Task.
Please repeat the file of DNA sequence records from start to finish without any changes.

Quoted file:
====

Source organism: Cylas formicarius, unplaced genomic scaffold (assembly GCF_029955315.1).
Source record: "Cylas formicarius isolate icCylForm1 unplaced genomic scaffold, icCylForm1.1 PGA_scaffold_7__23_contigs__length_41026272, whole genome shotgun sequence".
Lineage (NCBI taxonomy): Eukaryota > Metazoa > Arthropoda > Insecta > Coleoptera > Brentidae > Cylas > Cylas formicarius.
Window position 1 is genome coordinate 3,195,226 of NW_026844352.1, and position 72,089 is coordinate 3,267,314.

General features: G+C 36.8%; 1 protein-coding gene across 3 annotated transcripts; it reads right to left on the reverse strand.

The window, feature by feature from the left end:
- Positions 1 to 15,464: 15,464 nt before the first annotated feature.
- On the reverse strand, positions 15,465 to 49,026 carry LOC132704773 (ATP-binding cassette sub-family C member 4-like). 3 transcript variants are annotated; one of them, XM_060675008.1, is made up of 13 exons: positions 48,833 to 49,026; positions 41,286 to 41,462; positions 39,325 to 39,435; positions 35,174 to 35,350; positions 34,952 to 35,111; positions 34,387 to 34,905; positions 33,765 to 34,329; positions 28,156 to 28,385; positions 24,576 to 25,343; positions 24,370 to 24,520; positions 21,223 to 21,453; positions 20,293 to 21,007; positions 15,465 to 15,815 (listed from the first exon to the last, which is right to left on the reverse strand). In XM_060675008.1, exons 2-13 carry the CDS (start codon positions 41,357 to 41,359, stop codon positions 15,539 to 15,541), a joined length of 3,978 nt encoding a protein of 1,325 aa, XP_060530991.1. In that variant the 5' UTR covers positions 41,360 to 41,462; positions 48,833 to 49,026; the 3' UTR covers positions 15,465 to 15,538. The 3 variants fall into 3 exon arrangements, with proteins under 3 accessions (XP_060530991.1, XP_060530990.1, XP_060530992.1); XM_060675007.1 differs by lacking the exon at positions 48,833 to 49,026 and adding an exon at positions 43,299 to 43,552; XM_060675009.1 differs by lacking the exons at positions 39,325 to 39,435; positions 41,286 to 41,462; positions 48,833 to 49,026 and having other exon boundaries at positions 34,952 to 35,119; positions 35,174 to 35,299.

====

Source organism: Cylas formicarius, unplaced genomic scaffold (assembly GCF_029955315.1).
Source record: "Cylas formicarius isolate icCylForm1 unplaced genomic scaffold, icCylForm1.1 PGA_scaffold_7__23_contigs__length_41026272, whole genome shotgun sequence".
Lineage (NCBI taxonomy): Eukaryota > Metazoa > Arthropoda > Insecta > Coleoptera > Brentidae > Cylas > Cylas formicarius.
Window position 1 is genome coordinate 3,195,226 of NW_026844352.1, and position 72,089 is coordinate 3,267,314.

General features: G+C 36.8%; 1 protein-coding gene across 3 annotated transcripts; it reads right to left on the reverse strand.

The window, feature by feature from the left end:
- Positions 1 to 15,464: 15,464 nt before the first annotated feature.
- On the reverse strand, positions 15,465 to 49,026 carry LOC132704773 (ATP-binding cassette sub-family C member 4-like). 3 transcript variants are annotated; one of them, XM_060675008.1, is made up of 13 exons: positions 48,833 to 49,026; positions 41,286 to 41,462; positions 39,325 to 39,435; positions 35,174 to 35,350; positions 34,952 to 35,111; positions 34,387 to 34,905; positions 33,765 to 34,329; positions 28,156 to 28,385; positions 24,576 to 25,343; positions 24,370 to 24,520; positions 21,223 to 21,453; positions 20,293 to 21,007; positions 15,465 to 15,815 (listed from the first exon to the last, which is right to left on the reverse strand). In XM_060675008.1, exons 2-13 carry the CDS (start codon positions 41,357 to 41,359, stop codon positions 15,539 to 15,541), a joined length of 3,978 nt encoding a protein of 1,325 aa, XP_060530991.1. In that variant the 5' UTR covers positions 41,360 to 41,462; positions 48,833 to 49,026; the 3' UTR covers positions 15,465 to 15,538. The 3 variants fall into 3 exon arrangements, with proteins under 3 accessions (XP_060530991.1, XP_060530990.1, XP_060530992.1); XM_060675007.1 differs by lacking the exon at positions 48,833 to 49,026 and adding an exon at positions 43,299 to 43,552; XM_060675009.1 differs by lacking the exons at positions 39,325 to 39,435; positions 41,286 to 41,462; positions 48,833 to 49,026 and having other exon boundaries at positions 34,952 to 35,119; positions 35,174 to 35,299.